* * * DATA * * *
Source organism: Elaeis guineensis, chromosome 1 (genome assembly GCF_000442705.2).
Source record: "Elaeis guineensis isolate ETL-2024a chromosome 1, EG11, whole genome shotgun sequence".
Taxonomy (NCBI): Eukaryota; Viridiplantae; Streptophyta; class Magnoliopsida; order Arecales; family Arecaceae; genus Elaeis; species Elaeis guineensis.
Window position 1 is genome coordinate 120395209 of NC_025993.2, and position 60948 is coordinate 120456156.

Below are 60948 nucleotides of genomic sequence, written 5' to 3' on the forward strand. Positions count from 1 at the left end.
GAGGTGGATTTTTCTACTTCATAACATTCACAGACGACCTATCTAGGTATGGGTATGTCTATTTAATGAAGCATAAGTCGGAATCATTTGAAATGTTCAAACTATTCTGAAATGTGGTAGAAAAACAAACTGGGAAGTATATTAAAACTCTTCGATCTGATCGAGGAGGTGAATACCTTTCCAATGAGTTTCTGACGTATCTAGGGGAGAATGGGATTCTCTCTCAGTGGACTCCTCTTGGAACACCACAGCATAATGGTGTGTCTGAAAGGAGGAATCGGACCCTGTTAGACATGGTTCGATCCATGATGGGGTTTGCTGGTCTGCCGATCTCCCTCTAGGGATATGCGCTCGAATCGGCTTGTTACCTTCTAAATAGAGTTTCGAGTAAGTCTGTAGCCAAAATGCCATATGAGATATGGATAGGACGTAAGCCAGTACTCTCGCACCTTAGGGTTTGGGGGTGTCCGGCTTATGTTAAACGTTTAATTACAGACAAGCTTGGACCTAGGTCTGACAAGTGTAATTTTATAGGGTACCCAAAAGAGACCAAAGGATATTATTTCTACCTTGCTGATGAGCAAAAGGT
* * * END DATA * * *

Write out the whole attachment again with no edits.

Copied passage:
Source organism: Elaeis guineensis, chromosome 1 (genome assembly GCF_000442705.2).
Source record: "Elaeis guineensis isolate ETL-2024a chromosome 1, EG11, whole genome shotgun sequence".
Taxonomy (NCBI): Eukaryota; Viridiplantae; Streptophyta; class Magnoliopsida; order Arecales; family Arecaceae; genus Elaeis; species Elaeis guineensis.
Window position 1 is genome coordinate 120395209 of NC_025993.2, and position 60948 is coordinate 120456156.

Below are 60948 nucleotides of genomic sequence, written 5' to 3' on the forward strand. Positions count from 1 at the left end.
GAGGTGGATTTTTCTACTTCATAACATTCACAGACGACCTATCTAGGTATGGGTATGTCTATTTAATGAAGCATAAGTCGGAATCATTTGAAATGTTCAAACTATTCTGAAATGTGGTAGAAAAACAAACTGGGAAGTATATTAAAACTCTTCGATCTGATCGAGGAGGTGAATACCTTTCCAATGAGTTTCTGACGTATCTAGGGGAGAATGGGATTCTCTCTCAGTGGACTCCTCTTGGAACACCACAGCATAATGGTGTGTCTGAAAGGAGGAATCGGACCCTGTTAGACATGGTTCGATCCATGATGGGGTTTGCTGGTCTGCCGATCTCCCTCTAGGGATATGCGCTCGAATCGGCTTGTTACCTTCTAAATAGAGTTTCGAGTAAGTCTGTAGCCAAAATGCCATATGAGATATGGATAGGACGTAAGCCAGTACTCTCGCACCTTAGGGTTTGGGGGTGTCCGGCTTATGTTAAACGTTTAATTACAGACAAGCTTGGACCTAGGTCTGACAAGTGTAATTTTATAGGGTACCCAAAAGAGACCAAAGGATATTATTTCTACCTTGCTGATGAGCAAAAGGT